Chengdu rockers Proximity Butterfly are in Nanjing tonight at the Noise Booster bar, the third show of their countrywide "Pig Tour." So far, the butterflies have unleashed their musical epics on this month's Mianyang Music Festival with fellow Chengduers Mosaic as well as at the Xichang Fire Festival.
Recognizable as much by their dread locks as by their tour entourage, which sometimes includes additional instrumentalists, friends, and even their much-adored Cocker Spaniel Umbrella, the trio has had a new addition to the family in Aetheria Love, the front-couple's one-year-old daughter, who is accompanying the band on tour.
They filled us in via e-mail on how the tour's progressing so far, 30-hour train rides with a baby, and their favorite venues to play.
Is there a specific goal for this tour?
To show the country that we're back on the map and as busy as ever. Being gone for a year getting the baby in order is a long time. We are now testing new songs and feeling them out. Touching up the edges and seeing what rocks on a live setting.
How were the two Sichuan shows?
The Mianyang festival was something the city doesn't often get to have. But sure enough there were butterflies there waiting for us welcoming the baby and keeping the vibe alive. It's always beautiful going to smaller cities and being able to share that kind of colorful fury with a few thousand kids aching to jump around. Xichang was pretty awesome. The crowd was so into the music and so exciting that it made the show exactly what a show should be. The size is small, but the punch on the other hand is very hard.
You've played in some of these venues before. Does it feel different playing the second or third time in a city or venue compared to the first?
The first two to three tours are always the hardest because you might play to a room of people expecting Radiohead or Carsick Cars, and they just want to get drunk and get laid. The next tour there are twice as many people. By now people know what to expect and it attracts the kinds of folk who listen carefully ... it really is an awesome feeling, especially when people are singing along.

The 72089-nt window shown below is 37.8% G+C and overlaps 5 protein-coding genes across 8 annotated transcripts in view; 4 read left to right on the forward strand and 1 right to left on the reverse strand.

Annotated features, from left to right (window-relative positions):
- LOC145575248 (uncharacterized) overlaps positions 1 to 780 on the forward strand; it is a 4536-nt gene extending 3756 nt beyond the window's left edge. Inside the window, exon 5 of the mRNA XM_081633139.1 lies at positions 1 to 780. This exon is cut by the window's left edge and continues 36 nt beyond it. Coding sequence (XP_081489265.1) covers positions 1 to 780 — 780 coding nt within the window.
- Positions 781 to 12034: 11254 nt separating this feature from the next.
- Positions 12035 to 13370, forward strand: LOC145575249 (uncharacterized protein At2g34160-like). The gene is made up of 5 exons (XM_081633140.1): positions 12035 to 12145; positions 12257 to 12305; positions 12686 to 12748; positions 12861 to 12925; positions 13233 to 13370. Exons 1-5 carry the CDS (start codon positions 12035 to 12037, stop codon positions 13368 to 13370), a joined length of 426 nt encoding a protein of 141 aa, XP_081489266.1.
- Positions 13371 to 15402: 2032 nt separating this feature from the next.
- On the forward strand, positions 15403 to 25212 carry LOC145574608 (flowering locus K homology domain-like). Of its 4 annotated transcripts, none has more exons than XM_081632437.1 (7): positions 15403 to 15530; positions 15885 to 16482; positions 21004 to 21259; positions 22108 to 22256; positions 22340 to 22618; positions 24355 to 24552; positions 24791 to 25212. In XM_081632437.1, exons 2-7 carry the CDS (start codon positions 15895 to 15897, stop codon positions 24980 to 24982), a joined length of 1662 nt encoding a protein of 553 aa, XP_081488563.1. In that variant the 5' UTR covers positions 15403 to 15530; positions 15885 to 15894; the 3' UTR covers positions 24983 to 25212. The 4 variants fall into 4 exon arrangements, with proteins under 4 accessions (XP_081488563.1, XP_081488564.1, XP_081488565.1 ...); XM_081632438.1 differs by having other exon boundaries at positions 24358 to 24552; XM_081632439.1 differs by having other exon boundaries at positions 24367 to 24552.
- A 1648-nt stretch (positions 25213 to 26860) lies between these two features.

Who's opening for you on this tour?
Local bands, mostly bands we haven't heard of. But in Beijing, we play with The Scoff and a ton of others we've played with before. We all like each other's music so it gives the overall show a very bouncy feel, like a celebration.
Which gig are you most looking forward to? Why?
D-22 and Mao Live. D-22 rocks because the people rock so hard, and Mao Live does the sound so well it sounds like you're in outer space. I've never heard any festival or club sound that good. Also the Vox Bar is going to be a super highlight. Wuhan has been with us from the beginning.
Are you able to make any money touring or does entrance just cover costs?
We make enough money to not have to worry about eating or a place to stay. We sell more albums now than before and all of that goes into helping us get our next album out. It's good organization at this point ... the first two tours rip you open, and then it gets better and better.
Are you still living a rock 'n' roll lifestyle now with the little one? What do you do during down time on the tour?
We just have a couple beers and head back to the pad and prepare for the next coming shows by reading and telling jokes to each other. Last night we watched some movies and laughed until we fell asleep ... good times.
Why is it called the pig tour?
The idea of a pig head is fun. This emotionless emotion staring at you. Severed pig heads often look like they're laughing or smiling, but their time is over, done. They're a kind of mixed emotion. And of course it's a play on the idea that people are pig-headed, they don't listen to any kind of reason and would gnaw off their own limbs for some kind of false comfort.
August 29, 8 p.m. @ Noise Booster
September 12, 9 p.m. @ Vox Bar
September 12, 10 p.m. @ D-22
September 15, 10 p.m. @ Yugong Yishan
September 17, 8 p.m. @ Mao Live
September 18, 10 p.m. @ Dos Kolegas
October (date and time TBA)